Tuesday, September 15, 2015

Republican Rep. Sanfelippo wants Politically controlled education by party appointment of State Superintendent, and lied about Tony Evers qualifications.

Starting with the Republican Party narrative that Wisconsin schools are bad, isn't it time we stop and ask these snake oil salesmen how the hell we're still in 2nd place nationally on the ACT's? 

And if we're failing so bad under the guidance of (Democratic) State Superintendent of Public Instruction Tony Evers, why did he just win reelection with 61% of the vote in our deep red state? 

Perhaps you'll want to believe hook-line-and-sinker for this twisted line of BS from Republican Rep. Joe Sanfelippo
“For too many years DPI has been able to deflect blame for its failures and rebuff desperately needed reforms by hiding behind the fact that its superintendent is an elected official. The state’s school system needs to be improved and the only way we can do that is by holding DPI more accountable, and with an appointed superintendent, we can do exactly that.”
Wait a minute, elections do hold public officials accountable, unless I'm missing something. Note to Sanfelippo, that's why we have elections? Oh, I forgot, Republicans now have gerrymandered safe seats, so who needs elections anymore.

In another example where absolute power corrupts:
After an appeals court overruled Republican attempts to weaken the powers of the state's elected schools superintendent, a GOP lawmaker wants to let the governor choose the superintendent rather than voters.
Even the Journal Sentinel's Jason Stein had to finally admit to the tactic:
It's one of several changes that Republicans have made to weaken the powers of state and local officials aligned with Democrats, moves that GOP lawmakers say are needed to make government work more smoothly.  
Uh oh, "More Smoothly" = Big Government Republicans! Under the false belief that centralized power makes everything run "more smoothly," Sanfelippo apparently wants to marginalize voters.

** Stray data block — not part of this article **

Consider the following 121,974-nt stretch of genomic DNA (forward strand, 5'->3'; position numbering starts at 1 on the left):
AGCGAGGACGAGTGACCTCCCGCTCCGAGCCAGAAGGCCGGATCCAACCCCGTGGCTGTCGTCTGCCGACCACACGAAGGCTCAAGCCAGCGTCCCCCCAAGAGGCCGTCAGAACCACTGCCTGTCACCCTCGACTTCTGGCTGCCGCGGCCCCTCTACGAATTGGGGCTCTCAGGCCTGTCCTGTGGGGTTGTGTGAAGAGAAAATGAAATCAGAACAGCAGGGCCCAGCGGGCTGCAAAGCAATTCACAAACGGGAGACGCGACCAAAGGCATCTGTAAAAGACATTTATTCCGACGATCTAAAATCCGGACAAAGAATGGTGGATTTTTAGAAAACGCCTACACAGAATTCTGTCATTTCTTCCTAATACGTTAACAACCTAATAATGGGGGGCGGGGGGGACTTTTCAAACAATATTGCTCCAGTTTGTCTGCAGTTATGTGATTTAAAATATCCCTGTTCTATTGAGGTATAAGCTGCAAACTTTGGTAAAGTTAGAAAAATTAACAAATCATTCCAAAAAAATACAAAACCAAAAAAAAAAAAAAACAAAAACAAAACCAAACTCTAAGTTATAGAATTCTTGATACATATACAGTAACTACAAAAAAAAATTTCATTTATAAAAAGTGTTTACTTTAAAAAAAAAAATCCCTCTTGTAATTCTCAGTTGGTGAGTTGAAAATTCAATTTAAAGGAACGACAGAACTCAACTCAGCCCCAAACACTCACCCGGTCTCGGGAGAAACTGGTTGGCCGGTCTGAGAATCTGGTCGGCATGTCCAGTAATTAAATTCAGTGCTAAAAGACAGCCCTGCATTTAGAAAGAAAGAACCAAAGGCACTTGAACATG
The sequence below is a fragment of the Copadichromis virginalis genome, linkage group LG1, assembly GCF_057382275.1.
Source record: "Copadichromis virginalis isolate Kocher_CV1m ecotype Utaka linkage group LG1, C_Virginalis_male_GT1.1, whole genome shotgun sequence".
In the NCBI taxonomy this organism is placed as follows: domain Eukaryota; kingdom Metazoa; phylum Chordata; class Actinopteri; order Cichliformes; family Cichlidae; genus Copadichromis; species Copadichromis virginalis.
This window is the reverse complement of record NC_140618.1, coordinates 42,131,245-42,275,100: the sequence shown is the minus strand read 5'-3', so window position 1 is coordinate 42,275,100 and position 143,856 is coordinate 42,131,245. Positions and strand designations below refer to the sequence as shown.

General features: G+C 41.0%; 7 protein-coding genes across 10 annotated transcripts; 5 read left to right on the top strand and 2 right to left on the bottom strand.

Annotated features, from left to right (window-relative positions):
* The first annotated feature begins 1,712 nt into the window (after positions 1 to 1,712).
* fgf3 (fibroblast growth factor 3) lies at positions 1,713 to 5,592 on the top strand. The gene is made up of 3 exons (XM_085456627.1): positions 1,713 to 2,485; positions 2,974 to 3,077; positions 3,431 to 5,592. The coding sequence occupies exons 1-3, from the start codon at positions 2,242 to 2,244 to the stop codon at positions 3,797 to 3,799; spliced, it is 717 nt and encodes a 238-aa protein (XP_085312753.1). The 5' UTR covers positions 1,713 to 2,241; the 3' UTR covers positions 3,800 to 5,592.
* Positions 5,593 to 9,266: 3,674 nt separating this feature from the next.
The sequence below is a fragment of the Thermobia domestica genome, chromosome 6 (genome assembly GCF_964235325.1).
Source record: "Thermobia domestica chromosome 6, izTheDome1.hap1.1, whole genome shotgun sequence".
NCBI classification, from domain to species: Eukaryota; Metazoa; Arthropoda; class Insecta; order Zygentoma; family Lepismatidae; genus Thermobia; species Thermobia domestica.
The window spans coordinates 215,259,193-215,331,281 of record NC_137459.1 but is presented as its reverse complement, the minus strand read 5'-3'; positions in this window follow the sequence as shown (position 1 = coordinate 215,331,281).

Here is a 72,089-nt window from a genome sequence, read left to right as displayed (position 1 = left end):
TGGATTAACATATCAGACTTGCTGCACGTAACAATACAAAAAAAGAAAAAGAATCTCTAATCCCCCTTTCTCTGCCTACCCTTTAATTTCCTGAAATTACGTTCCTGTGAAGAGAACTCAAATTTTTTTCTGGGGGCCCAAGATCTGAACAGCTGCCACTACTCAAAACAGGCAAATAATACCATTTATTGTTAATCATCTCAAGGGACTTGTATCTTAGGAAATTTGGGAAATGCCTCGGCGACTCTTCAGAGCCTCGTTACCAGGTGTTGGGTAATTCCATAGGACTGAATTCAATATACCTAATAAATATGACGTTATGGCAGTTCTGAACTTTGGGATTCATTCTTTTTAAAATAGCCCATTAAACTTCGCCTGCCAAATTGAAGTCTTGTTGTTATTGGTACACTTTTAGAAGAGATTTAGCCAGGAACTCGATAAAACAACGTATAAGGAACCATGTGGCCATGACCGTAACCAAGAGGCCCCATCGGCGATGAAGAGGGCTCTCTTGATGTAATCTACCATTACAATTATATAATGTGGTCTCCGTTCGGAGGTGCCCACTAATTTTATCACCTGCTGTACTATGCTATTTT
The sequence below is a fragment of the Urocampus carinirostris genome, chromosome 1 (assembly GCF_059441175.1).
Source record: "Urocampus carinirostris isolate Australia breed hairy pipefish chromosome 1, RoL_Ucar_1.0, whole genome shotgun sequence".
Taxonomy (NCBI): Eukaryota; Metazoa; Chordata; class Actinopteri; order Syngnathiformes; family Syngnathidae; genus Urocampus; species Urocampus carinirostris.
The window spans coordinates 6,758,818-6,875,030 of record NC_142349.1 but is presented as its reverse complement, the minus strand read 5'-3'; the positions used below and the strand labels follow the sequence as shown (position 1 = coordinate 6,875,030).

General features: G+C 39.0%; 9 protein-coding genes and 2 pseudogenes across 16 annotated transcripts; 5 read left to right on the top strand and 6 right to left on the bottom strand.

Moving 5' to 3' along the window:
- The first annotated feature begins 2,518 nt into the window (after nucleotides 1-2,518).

In 2011 Gov. Scott Walker and lawmakers attempted to give the governor the power to halt administrative rules issued by Evers. But in February 2015 a state appeals court upheld a lower court decision striking down that move as unconstitutional given that the state's charter says that "the supervision of public instruction shall be vested in a state superintendent" elected to four-year terms in officially non-partisan spring elections. That case is now before the state Supreme Court. 

Sanfelippo is proposing a constitutional amendment to stop electing superintendents ... "Wisconsin is one of only 12 states in the country that elects its state superintendent ... under the measure the Legislature could act to replace the governor's choice.
Complicated and "smoother," all at the same time.

I had to laugh at this unintentional argument against actually having any kind of elections at all from the right wing propagandists at The Wisconsin Watchdog:
As the lawmaker notes (Sanfelippo), elected superintendents like DPI chief Tony Evers are elected to four-year terms. They generally remain in the position even if their performance is considered inadequate.
Under that reasoning, who needs to keep in place our faulty elections process, because they rely so heavily on voter intent. And forget about those horrifying recalls. Funny too how this all coincides with the addition of more restrictive hurdles to vote. 

One more laughable quote from Sanfelippo: 
“The students of our state should not be held hostage just because special interest groups can get someone without the proper qualifications to win a popularity contest every four years. Our children and teachers deserve much better.”
"Someone without the proper qualifications?" Really? This is where the Journal Sentinel didn't set the record straight, leaving the reader with the impression Sanfelippo was telling the truth. Far from it. Wikipedia:
Evers received his bachelors (1974), masters (1978), and doctorate degrees (1986) from the University of Wisconsin–Madison. Evers began his professional career as a teacher and media coordinator in the Tomah school district. In 1979 to 1980 he was principal of the Tomah elementary school, and from 1980 to 1984 he was principal at the high school. From 1984-1988 he was superintendent of the Oakfield school district, and from 1988-1992 he was superintendent of the Verona school district. From 1992 to 2001 he was administrator of Cooperative Education Service Agency in Oshkosh.
To get an idea of who Republicans might have named superintendent, lets look at Evers last opponent, GOP State Rep. Don Pridemore. Be amazed. From WKOW:

No comments: